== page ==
Researchers demonstrate room temperature chirality switching and detection in a helimagnetic thin film

Researchers from Tohoku University and Toho University have demonstrated chirality switching by electric current pulses at room temperature in a thin-film MnAu2 helimagnetic conductor. The team also succeeded in detecting the chirality at zero magnetic fields by means of simple transverse resistance measurement utilizing the spin Berry phase in a bilayer device composed of MnAu2 and a spin Hall material Pt. These results may pave the way to helimagnet-based spintronics. 

Helimagnetic structures, in which the magnetic moments are spirally ordered, host an internal degree of freedom called chirality corresponding to the handedness of the helix. The chirality seems quite robust against disturbances and is therefore promising for next-generation magnetic memory. While the chirality control was recently achieved by the magnetic field sweep with the application of an electric current at low temperature in a conducting helimagnet, problems such as low working temperature and cumbersome control and detection methods have to be solved in practical applications.


The scientists' new concept for magnet-based memory devices might revolutionize information storage devices owing to their potential for large-scale integration, non-volatility, and high durability.

Magnetic random access memory (MRAM) utilize the magnetization direction of ferromagnetic materials to memorize information. Because of their non-volatility and low energy consumption, spintronic devices will likely play a pivotal role in future information storage components.

However, ferromagnet-based spintronics devices will have to tackle the challenge of ferromagnets generating magnetic fields around them, which affect nearby ferromagnets. In an integrated magnetic device, this results in crosstalk between magnetic bits, which will limit the magnetic memory density.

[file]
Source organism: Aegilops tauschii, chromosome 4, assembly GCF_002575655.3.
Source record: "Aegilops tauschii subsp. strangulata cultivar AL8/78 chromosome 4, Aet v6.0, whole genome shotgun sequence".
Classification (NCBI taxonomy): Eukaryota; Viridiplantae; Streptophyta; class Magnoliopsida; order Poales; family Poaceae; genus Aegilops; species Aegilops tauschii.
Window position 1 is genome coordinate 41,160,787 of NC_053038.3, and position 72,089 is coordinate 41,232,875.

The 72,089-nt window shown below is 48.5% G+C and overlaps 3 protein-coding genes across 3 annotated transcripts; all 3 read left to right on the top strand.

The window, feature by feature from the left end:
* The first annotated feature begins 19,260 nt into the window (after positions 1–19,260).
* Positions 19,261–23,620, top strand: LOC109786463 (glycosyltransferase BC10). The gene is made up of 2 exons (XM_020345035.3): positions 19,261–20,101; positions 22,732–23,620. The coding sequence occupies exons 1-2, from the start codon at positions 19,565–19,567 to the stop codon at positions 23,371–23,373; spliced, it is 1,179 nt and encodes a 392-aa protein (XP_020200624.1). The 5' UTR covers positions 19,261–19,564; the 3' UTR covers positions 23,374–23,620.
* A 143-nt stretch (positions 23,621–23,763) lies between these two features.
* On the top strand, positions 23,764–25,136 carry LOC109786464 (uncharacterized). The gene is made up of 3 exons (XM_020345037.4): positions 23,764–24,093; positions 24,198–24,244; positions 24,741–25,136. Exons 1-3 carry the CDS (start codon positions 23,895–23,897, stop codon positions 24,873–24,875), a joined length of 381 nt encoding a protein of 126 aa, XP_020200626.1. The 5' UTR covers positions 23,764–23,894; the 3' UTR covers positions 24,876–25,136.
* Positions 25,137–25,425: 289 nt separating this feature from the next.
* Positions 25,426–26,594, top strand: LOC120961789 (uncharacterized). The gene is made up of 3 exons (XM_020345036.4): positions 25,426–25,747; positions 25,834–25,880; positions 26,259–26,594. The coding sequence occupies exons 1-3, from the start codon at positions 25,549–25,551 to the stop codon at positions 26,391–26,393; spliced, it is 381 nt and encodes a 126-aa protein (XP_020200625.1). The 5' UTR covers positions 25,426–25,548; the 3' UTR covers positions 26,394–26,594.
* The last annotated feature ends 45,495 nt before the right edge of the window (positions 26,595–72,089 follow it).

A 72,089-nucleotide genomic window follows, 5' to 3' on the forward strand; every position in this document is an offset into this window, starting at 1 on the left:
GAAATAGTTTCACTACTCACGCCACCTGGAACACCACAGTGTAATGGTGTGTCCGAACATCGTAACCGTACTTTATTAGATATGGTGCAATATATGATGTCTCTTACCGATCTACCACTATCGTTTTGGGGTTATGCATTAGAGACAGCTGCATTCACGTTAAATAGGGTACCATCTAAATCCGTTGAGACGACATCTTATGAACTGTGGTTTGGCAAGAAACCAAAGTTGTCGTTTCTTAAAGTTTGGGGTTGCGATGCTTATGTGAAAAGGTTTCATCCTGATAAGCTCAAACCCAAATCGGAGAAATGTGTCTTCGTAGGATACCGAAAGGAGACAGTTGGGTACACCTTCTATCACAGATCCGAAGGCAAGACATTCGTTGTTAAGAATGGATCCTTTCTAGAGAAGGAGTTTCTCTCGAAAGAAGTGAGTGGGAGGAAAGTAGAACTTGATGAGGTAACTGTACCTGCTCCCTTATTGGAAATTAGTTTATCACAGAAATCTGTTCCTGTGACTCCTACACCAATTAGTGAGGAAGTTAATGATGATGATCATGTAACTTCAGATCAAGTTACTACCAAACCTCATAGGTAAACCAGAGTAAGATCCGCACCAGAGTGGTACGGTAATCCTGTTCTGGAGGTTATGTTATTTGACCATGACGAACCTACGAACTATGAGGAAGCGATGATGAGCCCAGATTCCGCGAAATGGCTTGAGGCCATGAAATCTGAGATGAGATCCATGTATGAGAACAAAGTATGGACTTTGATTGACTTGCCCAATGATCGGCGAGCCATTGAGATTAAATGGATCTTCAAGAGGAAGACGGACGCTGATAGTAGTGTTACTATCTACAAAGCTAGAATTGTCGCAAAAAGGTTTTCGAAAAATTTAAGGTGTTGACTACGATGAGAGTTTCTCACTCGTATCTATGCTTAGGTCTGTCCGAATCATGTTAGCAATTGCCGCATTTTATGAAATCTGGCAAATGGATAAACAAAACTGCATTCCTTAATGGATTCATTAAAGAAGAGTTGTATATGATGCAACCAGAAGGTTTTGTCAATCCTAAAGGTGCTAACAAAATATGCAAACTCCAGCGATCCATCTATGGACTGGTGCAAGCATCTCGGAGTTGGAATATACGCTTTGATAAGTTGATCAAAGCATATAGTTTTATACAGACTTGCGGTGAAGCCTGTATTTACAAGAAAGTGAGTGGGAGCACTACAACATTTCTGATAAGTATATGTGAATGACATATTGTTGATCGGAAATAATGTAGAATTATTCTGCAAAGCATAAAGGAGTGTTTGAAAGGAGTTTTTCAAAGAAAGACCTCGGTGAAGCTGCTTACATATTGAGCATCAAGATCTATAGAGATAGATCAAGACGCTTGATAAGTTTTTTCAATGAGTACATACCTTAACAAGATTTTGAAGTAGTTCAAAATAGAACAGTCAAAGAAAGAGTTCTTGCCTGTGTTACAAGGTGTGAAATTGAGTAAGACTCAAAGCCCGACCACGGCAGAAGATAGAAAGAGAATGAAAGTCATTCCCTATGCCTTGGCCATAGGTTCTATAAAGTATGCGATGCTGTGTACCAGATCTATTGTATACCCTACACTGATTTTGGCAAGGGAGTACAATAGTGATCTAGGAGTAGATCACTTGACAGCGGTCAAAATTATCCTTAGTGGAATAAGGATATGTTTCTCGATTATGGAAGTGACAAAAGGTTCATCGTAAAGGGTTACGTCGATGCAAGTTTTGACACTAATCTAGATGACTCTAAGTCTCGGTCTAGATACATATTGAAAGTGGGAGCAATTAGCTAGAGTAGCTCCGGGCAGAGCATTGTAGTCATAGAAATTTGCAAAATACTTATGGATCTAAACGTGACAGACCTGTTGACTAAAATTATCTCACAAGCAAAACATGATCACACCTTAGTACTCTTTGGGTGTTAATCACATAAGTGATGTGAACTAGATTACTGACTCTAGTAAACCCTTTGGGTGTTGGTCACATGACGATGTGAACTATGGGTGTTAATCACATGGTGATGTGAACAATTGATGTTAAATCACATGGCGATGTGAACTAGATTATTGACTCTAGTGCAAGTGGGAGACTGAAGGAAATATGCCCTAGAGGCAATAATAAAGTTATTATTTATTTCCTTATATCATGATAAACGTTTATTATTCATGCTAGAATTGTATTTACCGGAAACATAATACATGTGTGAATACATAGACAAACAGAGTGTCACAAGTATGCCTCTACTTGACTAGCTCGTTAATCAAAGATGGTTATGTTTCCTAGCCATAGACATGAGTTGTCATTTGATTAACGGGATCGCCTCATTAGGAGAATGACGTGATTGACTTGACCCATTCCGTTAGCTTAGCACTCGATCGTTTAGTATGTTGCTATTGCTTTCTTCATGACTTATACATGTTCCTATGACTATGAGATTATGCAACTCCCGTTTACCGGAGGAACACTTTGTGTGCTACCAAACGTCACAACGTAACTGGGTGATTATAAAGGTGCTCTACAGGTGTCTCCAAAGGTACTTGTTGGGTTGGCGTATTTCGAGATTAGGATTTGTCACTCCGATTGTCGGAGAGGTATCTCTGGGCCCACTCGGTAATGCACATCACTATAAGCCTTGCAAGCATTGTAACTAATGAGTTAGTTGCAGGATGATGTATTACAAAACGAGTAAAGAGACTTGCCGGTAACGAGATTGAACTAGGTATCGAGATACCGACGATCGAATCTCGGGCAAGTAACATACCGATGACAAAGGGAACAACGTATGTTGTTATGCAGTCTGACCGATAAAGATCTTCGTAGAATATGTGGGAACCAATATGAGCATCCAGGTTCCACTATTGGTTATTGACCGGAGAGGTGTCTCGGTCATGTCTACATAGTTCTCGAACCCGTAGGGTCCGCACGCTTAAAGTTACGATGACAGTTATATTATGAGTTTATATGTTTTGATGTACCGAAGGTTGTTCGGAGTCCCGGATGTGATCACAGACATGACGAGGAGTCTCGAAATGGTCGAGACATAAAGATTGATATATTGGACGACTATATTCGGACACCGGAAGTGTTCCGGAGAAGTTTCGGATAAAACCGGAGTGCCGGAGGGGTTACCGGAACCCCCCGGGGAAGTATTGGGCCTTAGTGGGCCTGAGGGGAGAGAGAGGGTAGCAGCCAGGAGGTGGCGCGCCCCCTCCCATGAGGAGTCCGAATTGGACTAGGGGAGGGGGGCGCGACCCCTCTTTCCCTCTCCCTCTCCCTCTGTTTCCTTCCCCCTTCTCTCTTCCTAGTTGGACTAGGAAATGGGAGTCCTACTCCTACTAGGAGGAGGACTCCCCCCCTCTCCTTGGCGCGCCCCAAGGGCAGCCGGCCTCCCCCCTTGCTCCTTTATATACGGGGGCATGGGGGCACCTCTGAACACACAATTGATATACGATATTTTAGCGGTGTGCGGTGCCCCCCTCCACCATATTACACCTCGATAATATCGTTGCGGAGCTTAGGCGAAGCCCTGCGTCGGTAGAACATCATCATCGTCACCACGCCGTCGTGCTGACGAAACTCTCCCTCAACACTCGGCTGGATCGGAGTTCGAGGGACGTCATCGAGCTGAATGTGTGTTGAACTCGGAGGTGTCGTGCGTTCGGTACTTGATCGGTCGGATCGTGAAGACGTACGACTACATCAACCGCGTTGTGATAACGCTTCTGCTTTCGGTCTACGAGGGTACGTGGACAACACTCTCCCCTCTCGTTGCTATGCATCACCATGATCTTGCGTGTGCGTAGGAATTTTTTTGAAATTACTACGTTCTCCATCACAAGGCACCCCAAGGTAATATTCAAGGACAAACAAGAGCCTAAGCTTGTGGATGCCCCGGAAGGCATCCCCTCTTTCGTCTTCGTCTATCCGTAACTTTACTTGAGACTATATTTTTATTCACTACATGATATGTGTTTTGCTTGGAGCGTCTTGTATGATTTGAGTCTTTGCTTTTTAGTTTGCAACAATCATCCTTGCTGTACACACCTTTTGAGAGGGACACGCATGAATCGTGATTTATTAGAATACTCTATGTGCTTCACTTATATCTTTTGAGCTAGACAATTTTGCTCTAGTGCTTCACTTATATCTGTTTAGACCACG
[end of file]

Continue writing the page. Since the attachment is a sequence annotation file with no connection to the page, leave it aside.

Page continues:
The research team demonstrated that magnetic materials called helical magnets can be utilized for a magnetic memory device, which should resolve the magnetic field problem. In helical magnets, the directions of the atomic magnetic moments are ordered in a spiral. The right- or left-handedness of the spiral, called chirality, could be utilized to memorize the information. The magnetic fields induced by each atomic magnetic moment cancel each other out, so the helical magnets do not generate any macroscopic magnetic field. "The memory devices based on the handedness of the helimagnets, free from the crosstalk among bits, could pave a new pathway for improving the memory density", says author Hidetoshi Masuda.

The research team demonstrated that the chirality memory can be written and read out at room temperature. They fabricated epitaxial thin films of a room-temperature helimagnet MnAu2 and demonstrated the switching of chirality by the electric current pulses under magnetic fields. Furthermore, they fabricated a bilayer device composed of MnAu2 and Pt (platinum) and demonstrated that the chirality memory can be read out as a resistance change, even without magnetic fields.

"We have uncovered the potential capability of chirality memory in helical magnets for next-generation memory devices; it may offer high-density, non-volatile, and highly stable memory bits", adds Masuda. "This will hopefully lead to future storage devices with ultrahigh information density and high reliability."

Posted: Mar 25,2024 by Roni Peleg